1 points   

Question 79

  1. A researcher studies 45 volunteer citizens from a small community and asks them about the amount of caffeine (in milligrams) they ingest before and after lunch each day. Two measures are taken from each participant for a total of 90 data points. The degrees of freedom for this paired-samples study are:
     
     
     
     
     

1 points   

Question 80

  1. Assume we know the following for a paired-samples t test: N = 9, Mdifference = 13.19, s = 22.3. What are the critical cutoffs for a two-tailed test with alpha of 0.05?
     
     
     
     
     

1 points   

Question 81

  1. When conducting a paired-samples t test, we can assess the practical importance of our obtained results by calculating:
     
     
     
     
     

1 points   

Question 82

  1. When conducting a paired-samples t test, we compare our sample mean difference to:
     
     
     
     
     

1 points   

Question 83

  1. Assume we know the following for a paired-samples t test: N = 19, Mdifference = 13.19, s = 22.3. Calculate the effect size using Cohen's d.
     
     
     
     
     

1 points   

Question 84

  1. When performing a single-sample t test, an effect size of 0.80 would be interpreted as a:
     
     
     
     
     

1 points   

Question 85

  1. We reject the null hypothesis if the test statistic
     
     
     
     
     

1 points   

Question 86

  1. When attempting to find a percentage associated with a z score, the first step involves a ________ to ________ transformation.
     
     
     
     
     

1 points   

Question 87

  1. In one statistics course, students reported studying an average of 9.92 hours a week, with a standard deviation of 4.54. Treating this class as the population, what percent of students study more than 8 hours?
     
     
     
     
     

1 points   

Question 88

  1. Because of the principle of ________, when sample sizes are at least 30, the distribution will most likely resemble a normal distribution.
     
     
     
     
     

1 points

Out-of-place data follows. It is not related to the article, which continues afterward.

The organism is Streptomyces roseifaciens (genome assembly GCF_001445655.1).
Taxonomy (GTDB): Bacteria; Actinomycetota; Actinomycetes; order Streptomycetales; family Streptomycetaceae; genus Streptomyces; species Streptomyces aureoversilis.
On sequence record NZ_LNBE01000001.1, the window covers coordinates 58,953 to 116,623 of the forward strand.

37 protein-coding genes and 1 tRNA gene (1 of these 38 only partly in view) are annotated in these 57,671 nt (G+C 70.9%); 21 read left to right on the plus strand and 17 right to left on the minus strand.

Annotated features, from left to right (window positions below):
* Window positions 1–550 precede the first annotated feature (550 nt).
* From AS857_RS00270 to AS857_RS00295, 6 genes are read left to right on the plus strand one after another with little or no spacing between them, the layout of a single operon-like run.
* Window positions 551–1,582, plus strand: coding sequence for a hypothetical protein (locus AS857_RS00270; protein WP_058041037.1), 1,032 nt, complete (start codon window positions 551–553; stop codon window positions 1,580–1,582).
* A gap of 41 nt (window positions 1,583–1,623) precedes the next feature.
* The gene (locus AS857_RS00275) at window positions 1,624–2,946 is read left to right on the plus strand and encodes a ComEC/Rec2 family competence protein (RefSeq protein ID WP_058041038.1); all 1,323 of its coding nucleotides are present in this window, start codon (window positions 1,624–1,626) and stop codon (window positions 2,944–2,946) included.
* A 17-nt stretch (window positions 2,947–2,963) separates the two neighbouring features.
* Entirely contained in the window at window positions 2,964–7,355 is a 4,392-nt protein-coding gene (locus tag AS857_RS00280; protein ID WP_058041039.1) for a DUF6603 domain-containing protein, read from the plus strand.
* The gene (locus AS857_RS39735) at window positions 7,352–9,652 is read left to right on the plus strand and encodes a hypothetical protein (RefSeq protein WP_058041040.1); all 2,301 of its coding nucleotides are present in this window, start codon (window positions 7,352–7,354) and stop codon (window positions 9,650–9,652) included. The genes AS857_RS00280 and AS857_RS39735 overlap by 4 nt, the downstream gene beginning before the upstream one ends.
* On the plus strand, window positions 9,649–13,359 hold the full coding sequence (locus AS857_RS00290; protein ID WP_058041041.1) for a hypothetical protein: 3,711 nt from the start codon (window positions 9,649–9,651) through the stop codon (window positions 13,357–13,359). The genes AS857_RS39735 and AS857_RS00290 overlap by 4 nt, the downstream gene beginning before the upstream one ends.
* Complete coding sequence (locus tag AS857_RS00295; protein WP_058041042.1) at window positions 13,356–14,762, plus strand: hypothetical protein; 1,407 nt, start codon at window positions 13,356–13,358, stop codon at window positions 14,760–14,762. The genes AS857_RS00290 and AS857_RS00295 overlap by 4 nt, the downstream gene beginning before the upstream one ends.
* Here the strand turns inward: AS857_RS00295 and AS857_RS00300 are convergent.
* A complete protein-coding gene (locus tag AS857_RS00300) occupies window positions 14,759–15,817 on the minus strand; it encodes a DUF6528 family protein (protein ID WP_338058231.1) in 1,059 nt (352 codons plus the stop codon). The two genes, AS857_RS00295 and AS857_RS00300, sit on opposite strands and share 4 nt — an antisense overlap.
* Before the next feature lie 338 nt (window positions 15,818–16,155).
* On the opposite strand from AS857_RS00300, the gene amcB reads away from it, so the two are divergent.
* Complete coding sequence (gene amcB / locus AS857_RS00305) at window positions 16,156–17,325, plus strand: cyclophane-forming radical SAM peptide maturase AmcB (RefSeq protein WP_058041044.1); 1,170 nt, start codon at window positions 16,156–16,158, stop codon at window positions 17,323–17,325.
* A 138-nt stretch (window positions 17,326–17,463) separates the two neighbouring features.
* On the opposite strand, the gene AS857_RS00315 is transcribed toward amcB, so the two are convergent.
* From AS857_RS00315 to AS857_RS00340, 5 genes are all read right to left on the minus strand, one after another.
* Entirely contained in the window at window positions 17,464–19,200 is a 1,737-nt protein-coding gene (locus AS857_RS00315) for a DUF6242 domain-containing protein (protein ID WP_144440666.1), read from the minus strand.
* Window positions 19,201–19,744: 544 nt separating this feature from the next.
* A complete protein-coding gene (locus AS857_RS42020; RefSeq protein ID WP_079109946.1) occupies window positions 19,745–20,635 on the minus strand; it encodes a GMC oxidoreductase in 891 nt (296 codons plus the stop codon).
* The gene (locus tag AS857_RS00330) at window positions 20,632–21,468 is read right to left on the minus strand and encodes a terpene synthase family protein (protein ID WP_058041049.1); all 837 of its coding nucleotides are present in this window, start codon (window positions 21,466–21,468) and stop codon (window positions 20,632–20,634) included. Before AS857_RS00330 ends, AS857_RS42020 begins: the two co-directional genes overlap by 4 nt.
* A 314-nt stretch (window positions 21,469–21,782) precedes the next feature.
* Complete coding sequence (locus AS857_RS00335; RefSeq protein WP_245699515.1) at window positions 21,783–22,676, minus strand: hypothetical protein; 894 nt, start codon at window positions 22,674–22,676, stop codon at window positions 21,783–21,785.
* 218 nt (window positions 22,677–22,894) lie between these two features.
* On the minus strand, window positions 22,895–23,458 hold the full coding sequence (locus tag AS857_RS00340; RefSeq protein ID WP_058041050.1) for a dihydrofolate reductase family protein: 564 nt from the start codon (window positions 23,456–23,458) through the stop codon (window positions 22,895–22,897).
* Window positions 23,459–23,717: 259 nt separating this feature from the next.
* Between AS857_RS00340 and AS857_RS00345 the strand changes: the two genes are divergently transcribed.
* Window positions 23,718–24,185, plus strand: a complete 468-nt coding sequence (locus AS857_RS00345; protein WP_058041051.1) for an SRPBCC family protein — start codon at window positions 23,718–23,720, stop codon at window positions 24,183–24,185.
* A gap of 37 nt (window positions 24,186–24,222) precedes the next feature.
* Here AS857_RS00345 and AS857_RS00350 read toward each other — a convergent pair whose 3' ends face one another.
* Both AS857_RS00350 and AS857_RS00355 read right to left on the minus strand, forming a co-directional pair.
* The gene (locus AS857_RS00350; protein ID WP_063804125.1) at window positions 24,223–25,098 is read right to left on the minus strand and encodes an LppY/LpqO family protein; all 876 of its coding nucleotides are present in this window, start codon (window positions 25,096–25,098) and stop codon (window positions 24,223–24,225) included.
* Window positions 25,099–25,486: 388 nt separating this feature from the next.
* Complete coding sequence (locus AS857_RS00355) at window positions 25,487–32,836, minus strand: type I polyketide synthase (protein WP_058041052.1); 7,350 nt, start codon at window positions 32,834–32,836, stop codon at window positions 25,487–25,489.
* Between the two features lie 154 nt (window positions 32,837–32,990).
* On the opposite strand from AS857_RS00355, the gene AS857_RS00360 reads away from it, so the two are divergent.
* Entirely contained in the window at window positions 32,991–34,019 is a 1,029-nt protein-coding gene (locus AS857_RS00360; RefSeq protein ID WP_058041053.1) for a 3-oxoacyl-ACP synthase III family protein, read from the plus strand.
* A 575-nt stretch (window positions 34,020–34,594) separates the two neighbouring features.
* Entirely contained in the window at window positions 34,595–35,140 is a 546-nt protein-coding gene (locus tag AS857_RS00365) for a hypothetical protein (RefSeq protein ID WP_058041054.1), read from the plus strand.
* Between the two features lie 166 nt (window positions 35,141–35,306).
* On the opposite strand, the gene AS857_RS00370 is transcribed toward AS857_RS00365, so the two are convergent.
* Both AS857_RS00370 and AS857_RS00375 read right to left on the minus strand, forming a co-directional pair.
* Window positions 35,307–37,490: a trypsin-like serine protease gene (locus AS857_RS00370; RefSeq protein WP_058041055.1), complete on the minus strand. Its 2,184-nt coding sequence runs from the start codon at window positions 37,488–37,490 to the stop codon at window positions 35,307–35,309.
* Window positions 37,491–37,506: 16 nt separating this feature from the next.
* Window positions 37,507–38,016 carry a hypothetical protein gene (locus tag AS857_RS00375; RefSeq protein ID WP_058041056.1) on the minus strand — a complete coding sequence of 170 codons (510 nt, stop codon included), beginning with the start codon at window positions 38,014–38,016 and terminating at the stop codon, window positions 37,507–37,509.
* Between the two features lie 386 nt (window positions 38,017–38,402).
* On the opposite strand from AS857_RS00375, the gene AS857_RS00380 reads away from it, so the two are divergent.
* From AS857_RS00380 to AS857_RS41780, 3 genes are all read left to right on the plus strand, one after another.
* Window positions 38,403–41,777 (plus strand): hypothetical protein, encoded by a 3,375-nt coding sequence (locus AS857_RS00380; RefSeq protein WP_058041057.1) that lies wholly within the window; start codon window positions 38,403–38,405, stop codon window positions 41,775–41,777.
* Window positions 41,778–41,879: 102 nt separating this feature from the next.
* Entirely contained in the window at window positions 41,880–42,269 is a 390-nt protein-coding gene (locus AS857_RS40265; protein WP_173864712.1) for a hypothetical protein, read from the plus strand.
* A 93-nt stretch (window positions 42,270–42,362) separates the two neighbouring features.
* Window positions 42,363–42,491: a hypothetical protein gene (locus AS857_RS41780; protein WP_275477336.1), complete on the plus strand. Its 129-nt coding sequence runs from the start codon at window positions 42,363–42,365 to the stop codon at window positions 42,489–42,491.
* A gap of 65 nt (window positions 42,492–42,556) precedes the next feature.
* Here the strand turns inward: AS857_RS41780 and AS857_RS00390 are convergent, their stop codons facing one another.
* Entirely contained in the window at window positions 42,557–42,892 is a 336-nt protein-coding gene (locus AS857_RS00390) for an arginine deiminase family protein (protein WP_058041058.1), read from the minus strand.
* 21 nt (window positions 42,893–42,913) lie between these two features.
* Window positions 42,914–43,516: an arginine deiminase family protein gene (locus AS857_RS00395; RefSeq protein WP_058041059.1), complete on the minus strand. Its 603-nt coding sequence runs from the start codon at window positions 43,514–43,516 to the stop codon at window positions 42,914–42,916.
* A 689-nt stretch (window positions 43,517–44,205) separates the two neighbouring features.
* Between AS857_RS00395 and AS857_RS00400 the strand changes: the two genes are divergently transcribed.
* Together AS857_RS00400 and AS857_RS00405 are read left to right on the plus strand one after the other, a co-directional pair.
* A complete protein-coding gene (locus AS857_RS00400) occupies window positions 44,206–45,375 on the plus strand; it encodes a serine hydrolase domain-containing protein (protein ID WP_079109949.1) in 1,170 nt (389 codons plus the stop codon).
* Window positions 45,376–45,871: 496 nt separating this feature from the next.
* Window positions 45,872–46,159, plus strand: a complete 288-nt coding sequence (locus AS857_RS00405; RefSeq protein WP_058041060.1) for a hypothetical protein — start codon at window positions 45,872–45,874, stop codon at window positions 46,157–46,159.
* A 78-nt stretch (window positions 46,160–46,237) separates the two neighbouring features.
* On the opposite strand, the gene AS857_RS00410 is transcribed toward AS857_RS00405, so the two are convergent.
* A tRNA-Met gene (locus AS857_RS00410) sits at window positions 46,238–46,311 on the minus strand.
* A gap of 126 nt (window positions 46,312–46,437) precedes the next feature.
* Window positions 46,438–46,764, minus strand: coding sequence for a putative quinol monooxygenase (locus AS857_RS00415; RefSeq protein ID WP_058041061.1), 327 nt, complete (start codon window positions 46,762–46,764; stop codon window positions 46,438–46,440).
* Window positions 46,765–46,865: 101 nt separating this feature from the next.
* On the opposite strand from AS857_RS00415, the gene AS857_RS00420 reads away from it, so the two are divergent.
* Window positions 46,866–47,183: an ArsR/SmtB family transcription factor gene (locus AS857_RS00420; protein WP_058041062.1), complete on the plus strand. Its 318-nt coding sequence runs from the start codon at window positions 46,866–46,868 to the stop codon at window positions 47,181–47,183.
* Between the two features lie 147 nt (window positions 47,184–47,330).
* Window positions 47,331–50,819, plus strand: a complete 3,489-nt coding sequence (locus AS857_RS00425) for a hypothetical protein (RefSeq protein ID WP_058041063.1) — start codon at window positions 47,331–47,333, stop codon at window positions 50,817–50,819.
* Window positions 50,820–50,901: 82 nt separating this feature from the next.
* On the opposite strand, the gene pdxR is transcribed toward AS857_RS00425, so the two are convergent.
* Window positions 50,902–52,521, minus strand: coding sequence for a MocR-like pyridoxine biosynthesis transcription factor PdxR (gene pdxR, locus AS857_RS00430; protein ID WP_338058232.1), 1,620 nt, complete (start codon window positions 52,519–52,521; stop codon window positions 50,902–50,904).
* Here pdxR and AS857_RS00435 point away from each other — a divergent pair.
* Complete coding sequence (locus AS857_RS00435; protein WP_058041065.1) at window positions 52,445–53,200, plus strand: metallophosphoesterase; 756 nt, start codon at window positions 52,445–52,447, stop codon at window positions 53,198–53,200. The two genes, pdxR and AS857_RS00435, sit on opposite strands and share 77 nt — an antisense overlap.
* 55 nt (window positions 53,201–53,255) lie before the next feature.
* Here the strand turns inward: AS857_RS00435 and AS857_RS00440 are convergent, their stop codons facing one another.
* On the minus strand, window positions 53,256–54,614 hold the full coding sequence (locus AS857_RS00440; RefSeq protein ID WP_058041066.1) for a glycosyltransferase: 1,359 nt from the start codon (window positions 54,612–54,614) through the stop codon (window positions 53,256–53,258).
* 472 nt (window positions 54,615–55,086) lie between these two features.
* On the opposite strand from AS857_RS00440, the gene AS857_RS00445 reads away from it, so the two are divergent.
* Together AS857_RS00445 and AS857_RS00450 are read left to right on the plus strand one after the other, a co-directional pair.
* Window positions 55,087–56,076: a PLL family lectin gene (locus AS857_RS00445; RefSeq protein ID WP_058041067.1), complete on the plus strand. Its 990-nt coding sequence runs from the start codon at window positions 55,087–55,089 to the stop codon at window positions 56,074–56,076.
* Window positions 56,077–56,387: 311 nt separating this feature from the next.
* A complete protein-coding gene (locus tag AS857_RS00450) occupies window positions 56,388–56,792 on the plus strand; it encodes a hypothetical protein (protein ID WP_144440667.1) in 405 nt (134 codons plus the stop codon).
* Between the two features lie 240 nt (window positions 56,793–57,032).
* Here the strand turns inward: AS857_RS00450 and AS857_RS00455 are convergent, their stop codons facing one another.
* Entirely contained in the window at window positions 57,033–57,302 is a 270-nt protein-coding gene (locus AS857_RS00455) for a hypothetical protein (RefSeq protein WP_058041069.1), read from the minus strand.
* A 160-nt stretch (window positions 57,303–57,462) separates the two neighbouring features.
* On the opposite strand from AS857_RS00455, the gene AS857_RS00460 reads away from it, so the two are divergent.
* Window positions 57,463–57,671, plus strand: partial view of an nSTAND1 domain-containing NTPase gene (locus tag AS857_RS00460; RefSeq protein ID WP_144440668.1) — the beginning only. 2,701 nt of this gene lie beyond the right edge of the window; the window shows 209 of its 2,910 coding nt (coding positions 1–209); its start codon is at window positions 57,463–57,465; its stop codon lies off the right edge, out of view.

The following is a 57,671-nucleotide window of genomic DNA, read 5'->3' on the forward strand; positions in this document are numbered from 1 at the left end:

Question 89

  1. If the percentage of scores falling between the mean and a z score of -1.14 is 37.29, then what is the percentage of scores falling between the mean and a z score of 1.14?
     
     
     
     
     

1 points   

Question 90

  1. What are the consequences of succeeding in meeting all the assumptions of a parametric test when performing research?
     
     
     
     
     

1 points   

Question 91

  1. The phrase “statistically significant” does not mean
     
     
     
     
     

1 points   

Question 92

  1. In one statistics course, students reported studying an average of 9.92 hours a week, with a standard deviation of 4.54. Mark studies 16 hours per week. What percent of students study more than Mark?
     
     
     
     
     

1 points   

Question 93

  1. To determine our critical values or cutoffs for an independent-samples t test, we use:
     
     
     
     
     

1 points   

Question 94

  1. Similar to what Stella Cunliffe did at Guinness, we can “de-bias” experiments by:
     
     
     
     
     

1 points   

Question 95

  1. To calculate a confidence interval for an independent-samples t test, we use the:
     
     
     
     
     

1 points   

Question 96

  1. Independent-samples t tests are also called:
     
     
     
     
     

1 points   

Question 97

  1. ________ is a weighted average of the two estimates of ________.
     
     
     
     
     

1 points   

Question 98

  1. An independent-samples t test was conducted to compare gas expenses of diesel truck owners to owners of regular gas trucks. Imagine the mean gas consumption in one week amounted to $68 for diesel trucks and $84 for regular gas trucks. Imagine also that values were calculated for sdifference of 6.9, 21.74 for pooled variance, and 82 for degrees of freedom total. Around which value would we center the confidence interval?
     
     
     
     
     

1 points   

Question 99

  1. Following are the results of an independent-samples t test: t(18) = –2.11, p < 0.05. In the current example, the degrees of freedom are:
     
     
     
     
     

1 points   

Question 100

  1. Why is it necessary to use the pooled variance when conducting an independent-samples t test?
     
     
     
     
     

1 points   

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Subject Mathematics
Due By (Pacific Time) 08/10/2015 03:36 pm